Prediabetes: A high-risk state for developing diabetes
Prediabetes, typically defined as blood glucose levels above normal but below diabetes thresholds, is a risk state that defines a high chance of developing diabetes. Diagnostic criteria for prediabetes have changed over time and currently vary depending on the institution (table 1).
According to the World Health Organization (WHO), high risk for developing diabetes relates to two distinct states, impaired fasting glucose (IFG) defined as fasting plasma glucose (FPG) of 6.1–6.9 mmol/L (in the absence of impaired glucose tolerance – IGT) and IGT defined as postload plasma glucose of 7.8–11.0 mmol/L based on 2-h oral glucose tolerance test (OGTT) or a combination of both.1 The American Diabetes Association (ADA), although applying the same thresholds for IGT, uses a lower cut-off value for IFG (FPG 5.6–6.9 mmol/L) and has additionally introduced haemoglobin A1c levels of 5.7–6.4% as a new category of high diabetes risk.2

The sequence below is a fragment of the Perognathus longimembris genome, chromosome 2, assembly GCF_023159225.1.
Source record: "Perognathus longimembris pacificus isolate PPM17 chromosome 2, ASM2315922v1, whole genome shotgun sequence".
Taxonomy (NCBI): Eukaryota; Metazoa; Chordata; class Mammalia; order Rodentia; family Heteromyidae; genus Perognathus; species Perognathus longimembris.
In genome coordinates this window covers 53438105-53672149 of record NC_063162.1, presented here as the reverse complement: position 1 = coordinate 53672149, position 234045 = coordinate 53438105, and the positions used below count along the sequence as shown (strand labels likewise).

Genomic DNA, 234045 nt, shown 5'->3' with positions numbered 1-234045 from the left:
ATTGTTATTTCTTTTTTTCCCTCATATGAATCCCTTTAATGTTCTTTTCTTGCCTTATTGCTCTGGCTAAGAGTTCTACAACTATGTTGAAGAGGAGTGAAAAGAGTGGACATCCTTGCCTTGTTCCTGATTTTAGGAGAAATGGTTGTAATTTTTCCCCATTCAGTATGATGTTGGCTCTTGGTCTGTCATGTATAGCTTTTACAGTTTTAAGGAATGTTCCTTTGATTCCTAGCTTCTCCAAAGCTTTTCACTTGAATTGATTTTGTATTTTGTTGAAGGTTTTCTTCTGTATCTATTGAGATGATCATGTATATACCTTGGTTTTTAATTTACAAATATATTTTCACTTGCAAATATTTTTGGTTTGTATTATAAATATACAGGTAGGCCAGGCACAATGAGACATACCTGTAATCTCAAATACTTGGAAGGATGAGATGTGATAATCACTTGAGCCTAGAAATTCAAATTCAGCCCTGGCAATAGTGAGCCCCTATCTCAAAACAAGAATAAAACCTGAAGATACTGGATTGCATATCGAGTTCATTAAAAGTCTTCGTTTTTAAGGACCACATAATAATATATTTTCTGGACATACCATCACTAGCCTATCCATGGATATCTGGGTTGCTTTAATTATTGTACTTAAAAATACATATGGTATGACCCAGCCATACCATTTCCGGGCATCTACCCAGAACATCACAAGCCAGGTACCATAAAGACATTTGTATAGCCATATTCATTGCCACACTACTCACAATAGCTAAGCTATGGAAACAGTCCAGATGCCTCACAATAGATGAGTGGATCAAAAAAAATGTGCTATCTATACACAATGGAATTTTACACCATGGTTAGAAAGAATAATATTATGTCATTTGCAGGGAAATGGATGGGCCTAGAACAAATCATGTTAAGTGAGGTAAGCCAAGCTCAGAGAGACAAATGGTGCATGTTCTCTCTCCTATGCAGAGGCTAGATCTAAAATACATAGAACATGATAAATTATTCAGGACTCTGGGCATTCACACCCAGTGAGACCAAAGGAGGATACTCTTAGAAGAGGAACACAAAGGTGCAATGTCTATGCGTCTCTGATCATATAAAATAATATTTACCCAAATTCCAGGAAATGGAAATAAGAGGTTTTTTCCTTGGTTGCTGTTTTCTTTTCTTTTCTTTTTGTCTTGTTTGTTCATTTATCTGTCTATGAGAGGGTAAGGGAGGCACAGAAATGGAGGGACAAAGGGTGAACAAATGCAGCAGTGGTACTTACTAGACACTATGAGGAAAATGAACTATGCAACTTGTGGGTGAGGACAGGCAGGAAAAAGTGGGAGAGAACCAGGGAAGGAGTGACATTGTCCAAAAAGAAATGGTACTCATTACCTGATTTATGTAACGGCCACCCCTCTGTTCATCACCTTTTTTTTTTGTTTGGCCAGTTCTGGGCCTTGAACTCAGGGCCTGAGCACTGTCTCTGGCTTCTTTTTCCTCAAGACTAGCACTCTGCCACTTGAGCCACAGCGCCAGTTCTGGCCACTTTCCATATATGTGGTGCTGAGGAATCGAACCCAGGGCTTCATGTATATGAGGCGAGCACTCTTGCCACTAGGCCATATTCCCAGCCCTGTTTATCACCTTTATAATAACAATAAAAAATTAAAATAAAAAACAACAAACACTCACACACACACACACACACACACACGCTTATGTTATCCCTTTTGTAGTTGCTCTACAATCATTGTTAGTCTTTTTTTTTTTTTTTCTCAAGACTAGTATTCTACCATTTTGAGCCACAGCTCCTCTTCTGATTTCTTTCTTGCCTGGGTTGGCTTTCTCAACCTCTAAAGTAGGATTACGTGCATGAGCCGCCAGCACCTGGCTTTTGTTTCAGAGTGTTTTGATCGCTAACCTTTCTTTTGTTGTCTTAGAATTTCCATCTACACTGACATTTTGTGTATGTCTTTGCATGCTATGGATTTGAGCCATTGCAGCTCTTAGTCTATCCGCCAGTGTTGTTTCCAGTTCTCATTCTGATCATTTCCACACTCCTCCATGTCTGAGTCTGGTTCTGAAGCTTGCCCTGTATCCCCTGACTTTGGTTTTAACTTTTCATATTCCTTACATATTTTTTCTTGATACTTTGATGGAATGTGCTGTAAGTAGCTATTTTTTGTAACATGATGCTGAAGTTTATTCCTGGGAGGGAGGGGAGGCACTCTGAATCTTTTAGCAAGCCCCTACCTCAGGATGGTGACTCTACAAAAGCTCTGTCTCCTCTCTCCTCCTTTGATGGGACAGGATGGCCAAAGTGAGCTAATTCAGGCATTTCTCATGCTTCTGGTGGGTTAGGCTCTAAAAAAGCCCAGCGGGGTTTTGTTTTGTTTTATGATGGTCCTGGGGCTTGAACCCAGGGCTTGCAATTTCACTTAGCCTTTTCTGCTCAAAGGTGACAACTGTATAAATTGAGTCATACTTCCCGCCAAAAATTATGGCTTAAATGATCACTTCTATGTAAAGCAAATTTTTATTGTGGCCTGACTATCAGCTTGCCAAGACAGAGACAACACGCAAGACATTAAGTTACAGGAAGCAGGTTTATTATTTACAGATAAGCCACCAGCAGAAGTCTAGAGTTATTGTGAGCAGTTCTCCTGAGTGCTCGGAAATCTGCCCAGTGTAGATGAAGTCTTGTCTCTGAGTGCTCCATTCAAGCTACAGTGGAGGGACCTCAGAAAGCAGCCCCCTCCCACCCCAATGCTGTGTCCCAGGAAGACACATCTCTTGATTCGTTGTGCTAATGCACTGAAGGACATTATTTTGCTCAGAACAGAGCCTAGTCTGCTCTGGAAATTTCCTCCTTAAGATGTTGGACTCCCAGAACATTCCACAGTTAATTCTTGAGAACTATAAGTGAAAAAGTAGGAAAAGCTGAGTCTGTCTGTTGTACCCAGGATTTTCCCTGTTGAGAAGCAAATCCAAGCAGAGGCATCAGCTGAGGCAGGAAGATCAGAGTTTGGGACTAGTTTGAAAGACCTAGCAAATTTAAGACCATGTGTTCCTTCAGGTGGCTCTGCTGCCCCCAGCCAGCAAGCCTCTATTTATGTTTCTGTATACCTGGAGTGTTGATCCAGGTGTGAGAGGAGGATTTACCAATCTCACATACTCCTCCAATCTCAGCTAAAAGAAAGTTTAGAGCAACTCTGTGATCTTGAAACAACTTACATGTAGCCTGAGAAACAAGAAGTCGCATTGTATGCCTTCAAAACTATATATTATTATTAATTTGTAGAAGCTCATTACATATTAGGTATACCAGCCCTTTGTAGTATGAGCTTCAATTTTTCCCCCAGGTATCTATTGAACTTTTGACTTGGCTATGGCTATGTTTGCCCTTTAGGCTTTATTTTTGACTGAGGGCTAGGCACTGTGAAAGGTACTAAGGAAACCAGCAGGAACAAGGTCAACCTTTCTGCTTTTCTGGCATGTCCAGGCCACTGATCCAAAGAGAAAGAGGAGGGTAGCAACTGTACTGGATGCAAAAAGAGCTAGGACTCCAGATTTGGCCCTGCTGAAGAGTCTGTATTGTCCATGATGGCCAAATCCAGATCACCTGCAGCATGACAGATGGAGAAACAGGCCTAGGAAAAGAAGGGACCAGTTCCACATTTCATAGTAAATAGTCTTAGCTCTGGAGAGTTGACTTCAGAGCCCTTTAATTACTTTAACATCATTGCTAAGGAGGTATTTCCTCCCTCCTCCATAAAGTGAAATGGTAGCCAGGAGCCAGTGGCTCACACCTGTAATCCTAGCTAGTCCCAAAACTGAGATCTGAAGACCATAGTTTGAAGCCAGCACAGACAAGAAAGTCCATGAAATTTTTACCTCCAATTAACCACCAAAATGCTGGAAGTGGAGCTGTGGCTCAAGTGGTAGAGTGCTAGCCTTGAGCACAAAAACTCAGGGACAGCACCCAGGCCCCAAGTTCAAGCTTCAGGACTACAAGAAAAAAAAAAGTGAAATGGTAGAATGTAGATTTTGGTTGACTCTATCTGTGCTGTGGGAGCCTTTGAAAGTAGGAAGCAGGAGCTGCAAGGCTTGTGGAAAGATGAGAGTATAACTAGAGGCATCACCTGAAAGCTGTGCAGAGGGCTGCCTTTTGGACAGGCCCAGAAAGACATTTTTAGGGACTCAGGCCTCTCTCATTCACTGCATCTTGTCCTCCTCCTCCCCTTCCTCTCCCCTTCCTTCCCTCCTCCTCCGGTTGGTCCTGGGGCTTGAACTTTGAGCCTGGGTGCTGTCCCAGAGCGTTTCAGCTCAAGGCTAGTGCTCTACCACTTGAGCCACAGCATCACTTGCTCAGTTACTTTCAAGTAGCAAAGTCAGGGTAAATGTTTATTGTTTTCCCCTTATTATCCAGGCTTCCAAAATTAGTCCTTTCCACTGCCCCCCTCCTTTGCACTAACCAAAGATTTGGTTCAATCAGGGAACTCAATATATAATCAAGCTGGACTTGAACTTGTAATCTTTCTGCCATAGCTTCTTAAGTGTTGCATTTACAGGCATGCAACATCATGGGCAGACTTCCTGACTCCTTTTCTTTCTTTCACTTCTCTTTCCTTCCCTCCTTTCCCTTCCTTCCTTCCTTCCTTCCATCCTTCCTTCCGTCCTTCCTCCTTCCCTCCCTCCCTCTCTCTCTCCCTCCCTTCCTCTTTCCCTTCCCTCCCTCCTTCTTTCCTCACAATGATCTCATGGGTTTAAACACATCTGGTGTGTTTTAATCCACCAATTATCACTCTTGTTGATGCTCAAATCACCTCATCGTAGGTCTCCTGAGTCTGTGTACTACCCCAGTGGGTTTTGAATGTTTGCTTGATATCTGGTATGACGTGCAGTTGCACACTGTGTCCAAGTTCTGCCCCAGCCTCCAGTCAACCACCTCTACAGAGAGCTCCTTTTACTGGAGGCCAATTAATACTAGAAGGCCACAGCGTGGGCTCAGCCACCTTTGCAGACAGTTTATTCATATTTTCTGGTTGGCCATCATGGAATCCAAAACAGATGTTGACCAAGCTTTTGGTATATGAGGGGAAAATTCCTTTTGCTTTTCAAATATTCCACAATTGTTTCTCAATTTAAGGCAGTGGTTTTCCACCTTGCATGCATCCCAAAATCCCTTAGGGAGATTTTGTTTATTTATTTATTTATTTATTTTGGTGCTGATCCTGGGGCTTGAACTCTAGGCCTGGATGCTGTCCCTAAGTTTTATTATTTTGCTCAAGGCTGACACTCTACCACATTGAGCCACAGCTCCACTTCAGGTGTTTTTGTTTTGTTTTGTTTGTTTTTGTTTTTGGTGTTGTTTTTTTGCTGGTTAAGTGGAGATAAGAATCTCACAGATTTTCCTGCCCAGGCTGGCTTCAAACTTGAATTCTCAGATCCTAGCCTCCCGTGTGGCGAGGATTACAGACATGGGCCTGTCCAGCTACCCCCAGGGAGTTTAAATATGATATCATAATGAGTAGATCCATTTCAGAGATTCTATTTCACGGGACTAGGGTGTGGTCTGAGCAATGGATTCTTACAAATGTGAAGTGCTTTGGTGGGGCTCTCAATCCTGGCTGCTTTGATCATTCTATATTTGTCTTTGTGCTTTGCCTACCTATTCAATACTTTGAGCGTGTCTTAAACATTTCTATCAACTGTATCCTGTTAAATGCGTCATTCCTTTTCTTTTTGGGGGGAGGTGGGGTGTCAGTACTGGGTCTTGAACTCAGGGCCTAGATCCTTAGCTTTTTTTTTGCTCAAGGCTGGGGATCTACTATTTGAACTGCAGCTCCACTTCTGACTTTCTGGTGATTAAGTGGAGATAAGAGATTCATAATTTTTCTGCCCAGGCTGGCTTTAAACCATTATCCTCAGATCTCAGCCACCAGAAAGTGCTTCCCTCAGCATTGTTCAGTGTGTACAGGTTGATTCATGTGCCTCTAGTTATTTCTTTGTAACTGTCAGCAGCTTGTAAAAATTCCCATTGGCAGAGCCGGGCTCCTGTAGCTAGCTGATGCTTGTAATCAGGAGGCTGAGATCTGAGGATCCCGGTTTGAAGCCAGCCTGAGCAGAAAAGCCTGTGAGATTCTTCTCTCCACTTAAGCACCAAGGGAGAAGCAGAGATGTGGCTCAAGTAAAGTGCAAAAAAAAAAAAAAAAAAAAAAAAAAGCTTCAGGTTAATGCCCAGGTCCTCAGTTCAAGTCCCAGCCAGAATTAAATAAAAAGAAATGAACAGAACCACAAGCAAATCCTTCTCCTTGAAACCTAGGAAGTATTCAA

The term prediabetes itself has been critised on the basis that (1) many people with prediabetes do not progress to diabetes, (2) the term may imply that no intervention is necessary as no disease is present, and (3) diabetes risk does not necessarily differ between people with prediabetes and those with a combination of other diabetes risk factors. Indeed, the WHO used the term ‘Intermediate Hyperglycaemia’ and an International Expert Committee convened by the ADA the ‘High Risk State of Developing Diabetes’ rather than ‘prediabetes’.1,3 For brevity, we use the term prediabetes in this seminar to refer to IFG, IGT and Continue reading